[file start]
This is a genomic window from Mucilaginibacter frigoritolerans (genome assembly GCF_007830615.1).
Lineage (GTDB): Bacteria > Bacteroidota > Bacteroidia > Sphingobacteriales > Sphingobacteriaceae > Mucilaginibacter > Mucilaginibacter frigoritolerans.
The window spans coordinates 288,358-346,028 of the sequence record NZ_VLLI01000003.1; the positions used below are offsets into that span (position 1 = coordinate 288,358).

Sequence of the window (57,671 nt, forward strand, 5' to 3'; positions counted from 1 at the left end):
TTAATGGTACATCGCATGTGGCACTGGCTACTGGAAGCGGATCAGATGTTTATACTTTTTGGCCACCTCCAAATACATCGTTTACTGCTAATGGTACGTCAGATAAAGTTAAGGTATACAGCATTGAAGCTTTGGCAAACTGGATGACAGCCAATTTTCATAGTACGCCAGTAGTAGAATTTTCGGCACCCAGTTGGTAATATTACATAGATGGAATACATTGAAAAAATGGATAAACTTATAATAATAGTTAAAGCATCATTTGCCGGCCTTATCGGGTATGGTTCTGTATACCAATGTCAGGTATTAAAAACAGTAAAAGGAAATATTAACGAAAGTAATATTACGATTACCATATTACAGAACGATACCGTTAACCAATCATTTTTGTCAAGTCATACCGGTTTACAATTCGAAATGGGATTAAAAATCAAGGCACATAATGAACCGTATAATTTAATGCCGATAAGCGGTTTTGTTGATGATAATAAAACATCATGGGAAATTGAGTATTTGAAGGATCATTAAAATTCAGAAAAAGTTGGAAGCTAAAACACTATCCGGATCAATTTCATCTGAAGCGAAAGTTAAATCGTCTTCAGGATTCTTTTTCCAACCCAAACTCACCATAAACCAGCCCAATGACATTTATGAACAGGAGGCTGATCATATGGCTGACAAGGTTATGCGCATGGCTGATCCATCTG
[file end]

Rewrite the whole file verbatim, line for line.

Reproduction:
This is a genomic window from Mucilaginibacter frigoritolerans (genome assembly GCF_007830615.1).
Lineage (GTDB): Bacteria > Bacteroidota > Bacteroidia > Sphingobacteriales > Sphingobacteriaceae > Mucilaginibacter > Mucilaginibacter frigoritolerans.
The window spans coordinates 288,358-346,028 of the sequence record NZ_VLLI01000003.1; the positions used below are offsets into that span (position 1 = coordinate 288,358).

Sequence of the window (57,671 nt, forward strand, 5' to 3'; positions counted from 1 at the left end):
TTAATGGTACATCGCATGTGGCACTGGCTACTGGAAGCGGATCAGATGTTTATACTTTTTGGCCACCTCCAAATACATCGTTTACTGCTAATGGTACGTCAGATAAAGTTAAGGTATACAGCATTGAAGCTTTGGCAAACTGGATGACAGCCAATTTTCATAGTACGCCAGTAGTAGAATTTTCGGCACCCAGTTGGTAATATTACATAGATGGAATACATTGAAAAAATGGATAAACTTATAATAATAGTTAAAGCATCATTTGCCGGCCTTATCGGGTATGGTTCTGTATACCAATGTCAGGTATTAAAAACAGTAAAAGGAAATATTAACGAAAGTAATATTACGATTACCATATTACAGAACGATACCGTTAACCAATCATTTTTGTCAAGTCATACCGGTTTACAATTCGAAATGGGATTAAAAATCAAGGCACATAATGAACCGTATAATTTAATGCCGATAAGCGGTTTTGTTGATGATAATAAAACATCATGGGAAATTGAGTATTTGAAGGATCATTAAAATTCAGAAAAAGTTGGAAGCTAAAACACTATCCGGATCAATTTCATCTGAAGCGAAAGTTAAATCGTCTTCAGGATTCTTTTTCCAACCCAAACTCACCATAAACCAGCCCAATGACATTTATGAACAGGAGGCTGATCATATGGCTGACAAGGTTATGCGCATGGCTGATCCATCTG